Descriptions: Discussion of the process for performing market segmentation in a rigorous manner.
Instructor: Bill Aulet
BILL AULET: So now that we understand at a high level what market segmentation is, the question now is, how do you do market segmentation? And this is actually quite a fun process if you do it correctly. If you already have a technology and people are buying it and experiencing it, you can actually just go to them and say, what are you using it for? And that will start to give you input.
If you have an idea, it's not as easy to do that. But really what we're going to do here is we're not going to be limited just by what's already being done. We're going to get the team together. And we're going to think out of the box.
What are all the different potential things? And no idea is too crazy. Brainstorming is a very good thing. The crazier idea, the better because it opens the aperture.
And so then, you're going to systematically make a list or lay out all the different opportunities that you can think of. And it's interesting because in my company, some of the first ones that we thought were so obvious-- we're going to do this-- ends up being ones that we didn't do. It with some other idea they came up in brainstorming.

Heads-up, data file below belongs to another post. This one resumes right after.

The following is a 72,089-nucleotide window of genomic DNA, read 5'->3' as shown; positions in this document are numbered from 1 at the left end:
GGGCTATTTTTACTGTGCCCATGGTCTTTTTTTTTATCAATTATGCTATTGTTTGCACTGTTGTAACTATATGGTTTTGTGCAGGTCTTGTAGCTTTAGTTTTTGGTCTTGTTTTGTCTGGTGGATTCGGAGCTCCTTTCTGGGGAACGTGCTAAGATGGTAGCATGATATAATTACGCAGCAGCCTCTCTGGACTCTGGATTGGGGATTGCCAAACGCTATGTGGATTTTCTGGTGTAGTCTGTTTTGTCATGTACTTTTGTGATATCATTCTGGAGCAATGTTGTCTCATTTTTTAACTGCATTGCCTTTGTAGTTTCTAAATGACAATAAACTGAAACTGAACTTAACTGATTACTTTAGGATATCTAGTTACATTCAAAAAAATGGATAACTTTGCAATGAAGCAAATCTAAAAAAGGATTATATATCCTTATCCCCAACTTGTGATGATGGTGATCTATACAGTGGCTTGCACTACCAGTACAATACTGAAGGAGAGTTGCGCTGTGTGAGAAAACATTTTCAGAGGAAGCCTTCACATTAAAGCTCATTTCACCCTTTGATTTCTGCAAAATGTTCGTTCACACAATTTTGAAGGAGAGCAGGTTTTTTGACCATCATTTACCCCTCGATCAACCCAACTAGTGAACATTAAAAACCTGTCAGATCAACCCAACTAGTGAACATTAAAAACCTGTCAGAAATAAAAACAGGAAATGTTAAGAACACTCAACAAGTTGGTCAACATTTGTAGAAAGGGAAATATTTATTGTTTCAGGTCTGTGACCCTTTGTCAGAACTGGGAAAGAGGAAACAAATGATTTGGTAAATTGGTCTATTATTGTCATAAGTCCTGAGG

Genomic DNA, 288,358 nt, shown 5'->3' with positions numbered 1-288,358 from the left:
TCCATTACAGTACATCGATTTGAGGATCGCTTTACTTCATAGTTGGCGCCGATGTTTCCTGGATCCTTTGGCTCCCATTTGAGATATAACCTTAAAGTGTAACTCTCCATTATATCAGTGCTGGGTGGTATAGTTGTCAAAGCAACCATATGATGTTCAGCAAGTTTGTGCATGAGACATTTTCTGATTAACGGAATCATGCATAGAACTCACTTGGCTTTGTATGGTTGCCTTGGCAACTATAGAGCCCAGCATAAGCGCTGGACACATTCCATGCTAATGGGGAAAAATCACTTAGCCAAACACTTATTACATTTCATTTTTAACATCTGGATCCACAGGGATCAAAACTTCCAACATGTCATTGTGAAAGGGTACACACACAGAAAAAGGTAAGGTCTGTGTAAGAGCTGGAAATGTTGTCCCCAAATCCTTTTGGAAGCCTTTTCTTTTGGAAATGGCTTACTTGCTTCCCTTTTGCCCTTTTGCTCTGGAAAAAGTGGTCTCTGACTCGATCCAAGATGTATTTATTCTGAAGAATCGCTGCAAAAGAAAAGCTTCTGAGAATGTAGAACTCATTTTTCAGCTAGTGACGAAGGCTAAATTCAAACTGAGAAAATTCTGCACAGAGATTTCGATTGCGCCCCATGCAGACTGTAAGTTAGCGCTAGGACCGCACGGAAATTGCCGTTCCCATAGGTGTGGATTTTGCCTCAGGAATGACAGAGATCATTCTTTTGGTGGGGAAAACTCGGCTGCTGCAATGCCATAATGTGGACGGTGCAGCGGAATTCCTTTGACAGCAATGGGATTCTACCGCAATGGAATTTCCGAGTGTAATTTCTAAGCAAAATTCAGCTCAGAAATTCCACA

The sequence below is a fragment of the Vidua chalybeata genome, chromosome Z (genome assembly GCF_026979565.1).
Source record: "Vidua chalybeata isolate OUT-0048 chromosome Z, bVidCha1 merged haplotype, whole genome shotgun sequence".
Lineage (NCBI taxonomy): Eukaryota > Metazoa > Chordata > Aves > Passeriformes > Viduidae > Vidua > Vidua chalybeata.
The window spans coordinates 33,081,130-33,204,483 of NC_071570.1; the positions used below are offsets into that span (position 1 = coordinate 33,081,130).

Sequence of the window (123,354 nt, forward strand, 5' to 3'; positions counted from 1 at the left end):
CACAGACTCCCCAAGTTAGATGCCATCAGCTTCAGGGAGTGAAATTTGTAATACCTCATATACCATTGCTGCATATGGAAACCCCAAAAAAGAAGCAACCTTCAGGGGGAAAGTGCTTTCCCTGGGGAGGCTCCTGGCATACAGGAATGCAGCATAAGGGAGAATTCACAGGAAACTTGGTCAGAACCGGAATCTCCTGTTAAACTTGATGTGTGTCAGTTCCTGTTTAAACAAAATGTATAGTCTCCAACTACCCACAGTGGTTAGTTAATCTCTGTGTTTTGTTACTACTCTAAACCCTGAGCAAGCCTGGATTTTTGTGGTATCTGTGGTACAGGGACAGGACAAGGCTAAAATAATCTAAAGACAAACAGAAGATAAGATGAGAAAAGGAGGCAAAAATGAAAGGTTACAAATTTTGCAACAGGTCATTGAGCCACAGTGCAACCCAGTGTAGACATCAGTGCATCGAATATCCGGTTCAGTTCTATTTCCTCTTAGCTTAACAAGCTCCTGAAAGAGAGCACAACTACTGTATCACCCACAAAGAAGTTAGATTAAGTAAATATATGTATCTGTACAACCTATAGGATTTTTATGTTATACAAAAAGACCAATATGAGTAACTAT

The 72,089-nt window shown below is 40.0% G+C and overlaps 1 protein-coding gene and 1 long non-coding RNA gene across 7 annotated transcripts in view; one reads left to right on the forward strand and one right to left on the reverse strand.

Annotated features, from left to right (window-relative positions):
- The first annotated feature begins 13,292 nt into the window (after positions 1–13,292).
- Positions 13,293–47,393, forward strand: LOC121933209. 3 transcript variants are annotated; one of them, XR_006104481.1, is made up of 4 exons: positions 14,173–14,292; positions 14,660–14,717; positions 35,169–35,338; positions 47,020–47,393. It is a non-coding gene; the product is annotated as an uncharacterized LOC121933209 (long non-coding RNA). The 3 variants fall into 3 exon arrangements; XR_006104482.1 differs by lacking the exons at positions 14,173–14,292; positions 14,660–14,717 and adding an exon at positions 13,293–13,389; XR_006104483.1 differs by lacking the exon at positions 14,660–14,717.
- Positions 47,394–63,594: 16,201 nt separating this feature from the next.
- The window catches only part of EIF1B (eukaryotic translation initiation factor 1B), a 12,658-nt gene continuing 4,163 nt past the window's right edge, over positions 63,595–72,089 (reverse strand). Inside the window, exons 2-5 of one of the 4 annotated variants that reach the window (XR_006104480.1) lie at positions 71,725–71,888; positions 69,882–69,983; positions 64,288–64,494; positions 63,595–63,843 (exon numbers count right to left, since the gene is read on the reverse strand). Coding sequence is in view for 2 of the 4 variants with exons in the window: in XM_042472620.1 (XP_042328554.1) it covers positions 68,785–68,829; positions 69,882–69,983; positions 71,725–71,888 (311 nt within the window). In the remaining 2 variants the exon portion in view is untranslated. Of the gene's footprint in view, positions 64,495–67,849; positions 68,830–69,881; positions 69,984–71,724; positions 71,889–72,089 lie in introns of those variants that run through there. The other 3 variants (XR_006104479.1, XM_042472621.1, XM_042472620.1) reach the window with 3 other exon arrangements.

But once we laid out what the different opportunities are, now that was just brainstorming in a room. They might not be good ideas. We have to go out. And the answer lies in doing primary customer research.
So we're going to go out and talk to real customers to find out what their problems are, what they think of this idea. It's not-- we have to understand their needs as well. Because they're not going to be able to design the product for us. So doing primary observational market research is fundamental.
My thesis at MIT was on this. And what I saw was that you have to have a good process. But it's not just the process that matters. It's actually walking in the customer's shoes and using good inquiry techniques, not advocating for your product but understanding what they're about.
You need to walk in the customer's shoes. You need to understand them rationally, of course, emotionally, and also socially. What drives them? What do they kind of fear most in the world?
But now, we're going to understand their job as well by watching them. And this is what we call primary customer research. Then, we're going to narrow down these markets.
So we might have 20. And we're going to do a first pass on market research. And then, we're going to say, all right, we can't do 20. We can only do six to eight of them.
And then, once we do that, we've narrowed the field. And then, we do another push of market research, primary market research to do this. Do not trust what you just see on the internet.
Do not trust a report from a group, as reputable was Gartner might be. Go out, and see for yourself. Because the answer lies with the customer.
You have to do this yourself. Don't download your eyes and ears. This primary market research is one of the most fundamental important things that you're going to do.